The great business scam

1221952_51477459For businesses, the ultimate goal is not just gaining a large amount of customers, but a large amount of customers who are loyal. Last week I wrote about loyalty, and how I believe it should be rewarded. Unfortunately, in some cases customers are actually being punished for their loyalty, and there are many ways this can happen – including what I believe is a scam based on a common practice among many including utility, telecoms and card processing providers.

It is the long-term contract which locks you into a service agreement for over a year. Some businesses bombard customers with countless tariffs and package options, confusing them with hidden costs and added extras. Often, customers are offered the option to sign a long-term contract to lock-in to so called “low tariffs” to avoid price increases. These types of plans offer little freedom and flexibility, and are often designed to squeeze more money out of a confused customer.

One key example of this is utility companies and their gas and electricity tariffs. Too often, customers are automatically placed on a higher tariff than is necessary. When the bill comes through the letterbox, many customers are shocked by the high price but pay it because they cannot comprehend how their bills were calculated.

Thankfully, this is something the government is hoping to put a stop to. Last week, it was announced that energy companies will be limited to offering four core tariffs per fuel. They must also place their customers on the cheapest tariff, with the option to upgrade. It’s expected that these changes will take place by mid-2014.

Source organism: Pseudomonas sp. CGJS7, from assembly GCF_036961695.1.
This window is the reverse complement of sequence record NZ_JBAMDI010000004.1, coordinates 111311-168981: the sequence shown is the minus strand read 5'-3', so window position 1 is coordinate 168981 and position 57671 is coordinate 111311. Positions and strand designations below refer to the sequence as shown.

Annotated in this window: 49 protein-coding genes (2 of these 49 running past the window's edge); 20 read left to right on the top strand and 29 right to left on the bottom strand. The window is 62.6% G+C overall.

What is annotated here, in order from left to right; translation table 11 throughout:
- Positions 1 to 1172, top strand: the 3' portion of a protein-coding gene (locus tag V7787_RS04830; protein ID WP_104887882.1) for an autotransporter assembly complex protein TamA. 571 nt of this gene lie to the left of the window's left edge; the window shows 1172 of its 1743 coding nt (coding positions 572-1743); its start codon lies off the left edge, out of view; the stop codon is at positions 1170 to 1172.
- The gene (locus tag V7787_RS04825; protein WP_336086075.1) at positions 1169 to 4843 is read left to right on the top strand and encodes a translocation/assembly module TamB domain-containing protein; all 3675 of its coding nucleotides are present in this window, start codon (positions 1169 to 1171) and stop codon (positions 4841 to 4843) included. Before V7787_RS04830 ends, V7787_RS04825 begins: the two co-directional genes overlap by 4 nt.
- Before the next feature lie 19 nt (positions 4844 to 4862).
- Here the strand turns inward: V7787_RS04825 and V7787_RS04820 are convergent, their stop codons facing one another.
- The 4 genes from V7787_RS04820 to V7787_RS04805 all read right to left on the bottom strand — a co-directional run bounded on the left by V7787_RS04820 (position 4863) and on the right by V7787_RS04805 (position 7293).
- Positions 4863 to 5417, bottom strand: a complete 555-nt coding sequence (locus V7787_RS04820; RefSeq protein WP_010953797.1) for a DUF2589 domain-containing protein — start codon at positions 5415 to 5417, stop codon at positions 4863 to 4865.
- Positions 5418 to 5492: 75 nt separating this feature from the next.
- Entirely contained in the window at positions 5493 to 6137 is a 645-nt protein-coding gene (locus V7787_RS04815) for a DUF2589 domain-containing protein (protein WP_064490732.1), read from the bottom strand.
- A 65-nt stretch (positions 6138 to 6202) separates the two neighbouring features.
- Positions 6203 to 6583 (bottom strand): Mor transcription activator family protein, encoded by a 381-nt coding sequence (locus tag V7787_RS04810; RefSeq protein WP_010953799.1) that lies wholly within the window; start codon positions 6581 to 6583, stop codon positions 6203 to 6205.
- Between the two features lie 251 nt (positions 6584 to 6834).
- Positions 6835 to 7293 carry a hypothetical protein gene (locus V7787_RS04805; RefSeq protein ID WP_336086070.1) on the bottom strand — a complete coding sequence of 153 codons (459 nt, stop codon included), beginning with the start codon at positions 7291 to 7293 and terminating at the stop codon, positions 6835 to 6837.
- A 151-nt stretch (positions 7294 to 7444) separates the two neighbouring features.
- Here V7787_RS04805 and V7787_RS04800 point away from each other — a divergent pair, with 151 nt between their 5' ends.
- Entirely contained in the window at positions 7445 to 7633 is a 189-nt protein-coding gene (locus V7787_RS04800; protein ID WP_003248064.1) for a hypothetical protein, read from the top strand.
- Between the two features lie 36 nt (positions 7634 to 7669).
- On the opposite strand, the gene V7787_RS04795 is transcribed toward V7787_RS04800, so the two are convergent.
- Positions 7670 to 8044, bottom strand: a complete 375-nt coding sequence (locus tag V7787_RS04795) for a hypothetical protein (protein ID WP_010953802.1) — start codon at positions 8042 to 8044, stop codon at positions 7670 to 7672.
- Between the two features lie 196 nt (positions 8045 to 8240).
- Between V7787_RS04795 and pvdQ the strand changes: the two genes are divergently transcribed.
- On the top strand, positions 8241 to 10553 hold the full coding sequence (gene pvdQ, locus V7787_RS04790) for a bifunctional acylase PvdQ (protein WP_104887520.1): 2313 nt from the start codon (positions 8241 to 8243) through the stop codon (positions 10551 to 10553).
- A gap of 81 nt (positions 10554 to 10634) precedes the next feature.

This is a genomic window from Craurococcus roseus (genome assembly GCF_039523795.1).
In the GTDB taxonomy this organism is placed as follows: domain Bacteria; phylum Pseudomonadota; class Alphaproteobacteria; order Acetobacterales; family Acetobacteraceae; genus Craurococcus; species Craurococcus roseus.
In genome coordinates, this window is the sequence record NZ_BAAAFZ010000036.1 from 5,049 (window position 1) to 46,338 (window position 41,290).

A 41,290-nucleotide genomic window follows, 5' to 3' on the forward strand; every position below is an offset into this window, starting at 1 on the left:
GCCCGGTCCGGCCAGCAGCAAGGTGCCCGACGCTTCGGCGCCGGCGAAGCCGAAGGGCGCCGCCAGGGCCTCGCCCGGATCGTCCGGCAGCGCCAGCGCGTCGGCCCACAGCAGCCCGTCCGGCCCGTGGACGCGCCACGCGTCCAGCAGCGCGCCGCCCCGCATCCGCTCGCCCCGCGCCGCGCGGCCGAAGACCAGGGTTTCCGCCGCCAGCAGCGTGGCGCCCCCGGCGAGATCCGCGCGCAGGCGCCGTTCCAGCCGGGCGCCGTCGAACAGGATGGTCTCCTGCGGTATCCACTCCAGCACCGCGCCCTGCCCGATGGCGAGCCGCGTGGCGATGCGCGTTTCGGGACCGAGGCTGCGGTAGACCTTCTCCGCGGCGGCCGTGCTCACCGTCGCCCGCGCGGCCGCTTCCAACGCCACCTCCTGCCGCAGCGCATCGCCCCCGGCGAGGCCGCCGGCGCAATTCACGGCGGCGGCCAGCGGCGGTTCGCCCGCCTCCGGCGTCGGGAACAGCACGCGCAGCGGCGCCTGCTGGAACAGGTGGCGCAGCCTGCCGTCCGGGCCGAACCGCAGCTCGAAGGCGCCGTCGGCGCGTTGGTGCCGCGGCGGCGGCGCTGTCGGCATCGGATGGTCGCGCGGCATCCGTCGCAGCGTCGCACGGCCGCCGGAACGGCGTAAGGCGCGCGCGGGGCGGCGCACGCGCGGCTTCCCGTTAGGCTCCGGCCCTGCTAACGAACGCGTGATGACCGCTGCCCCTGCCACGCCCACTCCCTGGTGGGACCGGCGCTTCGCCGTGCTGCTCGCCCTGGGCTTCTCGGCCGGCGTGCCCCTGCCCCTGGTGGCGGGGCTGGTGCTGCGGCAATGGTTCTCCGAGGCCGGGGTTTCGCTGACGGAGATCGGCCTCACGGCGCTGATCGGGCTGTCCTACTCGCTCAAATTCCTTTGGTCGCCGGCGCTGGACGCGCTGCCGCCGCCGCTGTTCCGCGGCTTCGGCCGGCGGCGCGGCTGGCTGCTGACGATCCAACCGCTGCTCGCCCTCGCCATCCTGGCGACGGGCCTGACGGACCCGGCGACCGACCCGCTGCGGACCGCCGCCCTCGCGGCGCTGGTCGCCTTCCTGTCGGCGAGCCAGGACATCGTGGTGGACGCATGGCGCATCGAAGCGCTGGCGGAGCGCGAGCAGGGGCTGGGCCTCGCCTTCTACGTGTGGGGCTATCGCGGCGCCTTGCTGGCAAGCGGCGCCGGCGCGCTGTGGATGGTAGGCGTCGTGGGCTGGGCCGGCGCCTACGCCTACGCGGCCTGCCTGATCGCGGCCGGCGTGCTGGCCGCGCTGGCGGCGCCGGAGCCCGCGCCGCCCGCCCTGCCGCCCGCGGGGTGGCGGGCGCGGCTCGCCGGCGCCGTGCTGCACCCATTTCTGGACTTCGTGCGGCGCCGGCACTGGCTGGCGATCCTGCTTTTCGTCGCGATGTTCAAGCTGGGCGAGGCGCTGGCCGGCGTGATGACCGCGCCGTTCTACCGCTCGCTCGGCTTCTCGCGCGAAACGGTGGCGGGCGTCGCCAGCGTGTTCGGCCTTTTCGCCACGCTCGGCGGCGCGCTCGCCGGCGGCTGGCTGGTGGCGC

But it’s not just energy companies that are pulling this trick – it seems it’s going on everywhere. At certain gyms for example, if you sign up to a 12 month contract and decide not to carry on after this, you must manually cancel within a notice period or you will be automatically locked into a new 12 month contract. Rather than opt-in, the onus is on you to opt-out of your contract or miss that window and get tied in for another year against your will.

Mobile phone companies are another example – often luring customers into 24 month contracts by offering the latest phone for free, while making them pay for hundreds of minutes, texts and data they will never get through. Much of the time, the cost of the contract over the two years ends up being much higher than buying the phone outright and choosing a pay-as-you-go plan.

Some more unscrupulous providers will automatically switch you onto a higher cost tariff on the back of a beautifully crafted marketing message, then lock you into a long contract with high cancellation fees. You only have to contact the Industry Regulators, Ombudsman or nowadays look on the Internet  to find out this happens all too often. A quick search on “ABC Provider” on Google or TrustPilot review site will highlight the extent of this problem with some very colourful comments from disgruntled customers.

It is never in your interest as a customer to sign a supplier contract that goes beyond a year as it will be designed to prevent you from switching to a better provider. The best protection you will need from rising prices and poor service will be your ability to switch to a better provider. This threat will keep your current provider on their toes.

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Anthony Karibian is CEO of bOnline. Find Anthony on Google here or follow bOnline on Facebook, Twitter, or LinkedIn,

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